Many investors have adopted diversity standards suggested by ILPA and are requiring managers to report gender, race, ethnicity and diversity, not just companywide but at different levels including senior leadership and management. Investors are asking specific questions on DE&I issues, such as whether managers have implemented gender pay equity or held unconscious bias training sessions and whether specific policies are in place to support the recruiting and retention of diverse team members. “The questions being asked are more extensive,” Winkler says. “They are really holding GPs accountable for not just saying that they have a focus on DE&I and then just showing a picture of their team doing a Habitat for Humanity volunteer day.”

Winkler suspects many managers “may be scrambling to really understand how to promote diversity, equity and inclusion at the corporate level as well as at their properties.” More ESG reporting pressure on managers should ultimately help them extract the data from other parties and to better manage their real estate.

The real estate industry as a whole had already been focused on collecting environmental data, such as data on energy, water, waste and emissions, says Helen Gurfel, head of sustainability and innovation for CBRE Investment Management. But the recent investor push for more transparency, aided by the regulatory requirements for more, will help the industry’s ability to extract that information.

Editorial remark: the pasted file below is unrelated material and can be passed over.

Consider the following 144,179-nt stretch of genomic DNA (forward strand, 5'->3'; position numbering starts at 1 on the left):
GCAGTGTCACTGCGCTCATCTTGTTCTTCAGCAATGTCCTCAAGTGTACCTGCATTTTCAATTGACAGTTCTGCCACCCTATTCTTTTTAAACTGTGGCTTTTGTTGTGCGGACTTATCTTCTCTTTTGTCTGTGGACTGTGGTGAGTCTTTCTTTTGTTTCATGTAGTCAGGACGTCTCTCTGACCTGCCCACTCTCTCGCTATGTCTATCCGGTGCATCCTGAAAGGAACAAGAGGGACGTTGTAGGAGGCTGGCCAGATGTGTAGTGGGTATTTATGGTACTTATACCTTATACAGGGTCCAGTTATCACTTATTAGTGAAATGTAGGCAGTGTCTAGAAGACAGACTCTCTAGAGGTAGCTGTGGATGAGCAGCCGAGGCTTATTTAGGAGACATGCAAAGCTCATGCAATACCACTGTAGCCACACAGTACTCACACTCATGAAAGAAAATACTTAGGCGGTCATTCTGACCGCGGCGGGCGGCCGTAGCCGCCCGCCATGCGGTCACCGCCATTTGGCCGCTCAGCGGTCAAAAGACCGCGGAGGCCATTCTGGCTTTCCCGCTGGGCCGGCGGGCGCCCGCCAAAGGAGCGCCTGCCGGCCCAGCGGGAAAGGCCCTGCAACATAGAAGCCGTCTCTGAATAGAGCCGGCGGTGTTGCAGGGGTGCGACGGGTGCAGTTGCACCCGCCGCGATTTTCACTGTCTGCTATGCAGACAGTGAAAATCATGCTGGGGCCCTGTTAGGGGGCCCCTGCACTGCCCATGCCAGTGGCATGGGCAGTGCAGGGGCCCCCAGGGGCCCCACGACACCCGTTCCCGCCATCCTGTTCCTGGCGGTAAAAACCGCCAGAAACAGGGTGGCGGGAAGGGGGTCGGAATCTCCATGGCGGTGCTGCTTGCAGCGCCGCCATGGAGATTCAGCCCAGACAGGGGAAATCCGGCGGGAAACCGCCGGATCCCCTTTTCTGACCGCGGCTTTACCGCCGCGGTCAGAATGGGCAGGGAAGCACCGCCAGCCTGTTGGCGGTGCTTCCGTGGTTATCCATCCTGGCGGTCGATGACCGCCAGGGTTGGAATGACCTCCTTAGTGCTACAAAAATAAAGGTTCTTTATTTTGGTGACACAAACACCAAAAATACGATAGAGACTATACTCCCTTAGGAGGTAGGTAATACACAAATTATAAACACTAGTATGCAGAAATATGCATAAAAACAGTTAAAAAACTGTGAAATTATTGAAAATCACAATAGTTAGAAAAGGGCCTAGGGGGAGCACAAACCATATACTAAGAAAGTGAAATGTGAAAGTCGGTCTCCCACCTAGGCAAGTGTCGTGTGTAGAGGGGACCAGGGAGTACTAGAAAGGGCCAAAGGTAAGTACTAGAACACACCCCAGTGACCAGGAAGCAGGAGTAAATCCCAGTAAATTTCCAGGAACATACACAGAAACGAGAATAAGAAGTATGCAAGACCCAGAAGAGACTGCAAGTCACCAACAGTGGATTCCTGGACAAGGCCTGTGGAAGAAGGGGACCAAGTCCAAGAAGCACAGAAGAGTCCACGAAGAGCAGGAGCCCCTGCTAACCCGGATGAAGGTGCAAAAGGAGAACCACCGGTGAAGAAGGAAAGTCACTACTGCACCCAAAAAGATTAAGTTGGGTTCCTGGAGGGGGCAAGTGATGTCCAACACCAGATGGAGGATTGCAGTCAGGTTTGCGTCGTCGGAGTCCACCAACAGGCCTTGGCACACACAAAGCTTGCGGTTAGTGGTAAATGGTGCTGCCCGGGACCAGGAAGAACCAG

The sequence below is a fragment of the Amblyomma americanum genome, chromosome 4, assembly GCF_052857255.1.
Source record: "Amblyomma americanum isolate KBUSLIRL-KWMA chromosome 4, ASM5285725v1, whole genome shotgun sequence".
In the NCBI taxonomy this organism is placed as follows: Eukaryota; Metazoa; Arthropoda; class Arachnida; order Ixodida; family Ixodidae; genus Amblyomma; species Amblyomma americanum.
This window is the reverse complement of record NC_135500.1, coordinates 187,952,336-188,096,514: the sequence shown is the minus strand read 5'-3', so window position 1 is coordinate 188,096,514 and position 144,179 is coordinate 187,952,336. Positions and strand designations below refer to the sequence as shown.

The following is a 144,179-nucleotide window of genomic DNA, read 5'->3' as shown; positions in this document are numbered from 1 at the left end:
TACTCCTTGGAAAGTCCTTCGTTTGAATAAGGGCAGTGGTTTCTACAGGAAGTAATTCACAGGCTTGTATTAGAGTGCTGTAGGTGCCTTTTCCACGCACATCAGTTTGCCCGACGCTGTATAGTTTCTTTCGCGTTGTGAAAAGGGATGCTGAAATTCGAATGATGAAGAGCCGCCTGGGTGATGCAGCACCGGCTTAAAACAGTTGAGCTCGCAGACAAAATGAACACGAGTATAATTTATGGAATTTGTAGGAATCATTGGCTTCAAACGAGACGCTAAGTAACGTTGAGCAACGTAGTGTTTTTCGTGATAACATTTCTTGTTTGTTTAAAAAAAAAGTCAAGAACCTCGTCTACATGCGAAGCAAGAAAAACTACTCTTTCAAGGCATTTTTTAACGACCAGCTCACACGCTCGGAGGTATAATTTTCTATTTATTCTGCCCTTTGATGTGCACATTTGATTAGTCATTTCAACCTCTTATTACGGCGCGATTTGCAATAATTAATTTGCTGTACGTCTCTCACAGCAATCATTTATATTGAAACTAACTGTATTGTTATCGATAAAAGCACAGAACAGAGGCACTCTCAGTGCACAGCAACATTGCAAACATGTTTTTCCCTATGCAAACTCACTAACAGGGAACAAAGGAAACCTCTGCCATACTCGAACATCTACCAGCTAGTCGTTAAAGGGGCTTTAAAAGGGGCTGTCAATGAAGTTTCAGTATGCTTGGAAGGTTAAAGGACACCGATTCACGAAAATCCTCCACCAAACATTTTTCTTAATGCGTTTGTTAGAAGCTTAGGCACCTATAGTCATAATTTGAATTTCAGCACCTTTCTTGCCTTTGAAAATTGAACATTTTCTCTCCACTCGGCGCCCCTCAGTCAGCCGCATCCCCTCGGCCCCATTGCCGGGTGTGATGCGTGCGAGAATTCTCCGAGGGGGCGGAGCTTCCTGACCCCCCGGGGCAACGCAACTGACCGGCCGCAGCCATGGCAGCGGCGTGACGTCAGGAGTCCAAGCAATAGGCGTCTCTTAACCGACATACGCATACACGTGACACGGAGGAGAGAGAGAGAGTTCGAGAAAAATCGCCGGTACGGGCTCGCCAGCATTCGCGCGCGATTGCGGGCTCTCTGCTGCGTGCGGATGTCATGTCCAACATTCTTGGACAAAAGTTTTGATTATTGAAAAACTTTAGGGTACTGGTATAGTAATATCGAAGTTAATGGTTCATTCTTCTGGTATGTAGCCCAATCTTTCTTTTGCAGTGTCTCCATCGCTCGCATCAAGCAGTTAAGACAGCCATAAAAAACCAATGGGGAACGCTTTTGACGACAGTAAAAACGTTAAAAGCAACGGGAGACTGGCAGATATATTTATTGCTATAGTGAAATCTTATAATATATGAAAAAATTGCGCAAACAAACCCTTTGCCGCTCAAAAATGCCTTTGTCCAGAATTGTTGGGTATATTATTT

Gurfel says: “It is easier to obtain data in certain geographies where it is law. We are able to then utilize that data to understand how the asset is performing and then propose interventions” such as energy efficiency, resource efficiency, decarbonization or resiliency changes.

Even as European regulators and the US SEC propose ESG reporting standards, managers will face many different reporting requirements from a range of investor types, probably for years, says Chintan Panchal, founder of RPCK, an ESG and impact law firm in New York. He points to GAAP standards for accounting – which are continually updated and have been developed over nearly 100 years – as a comparison to the ESG space.

“Critics of the space say, ‘Oh, there are no uniform standards.’ Well, of course there are no uniform standards. Uniform standards just don’t come out of nowhere; they develop over time,” Panchal says.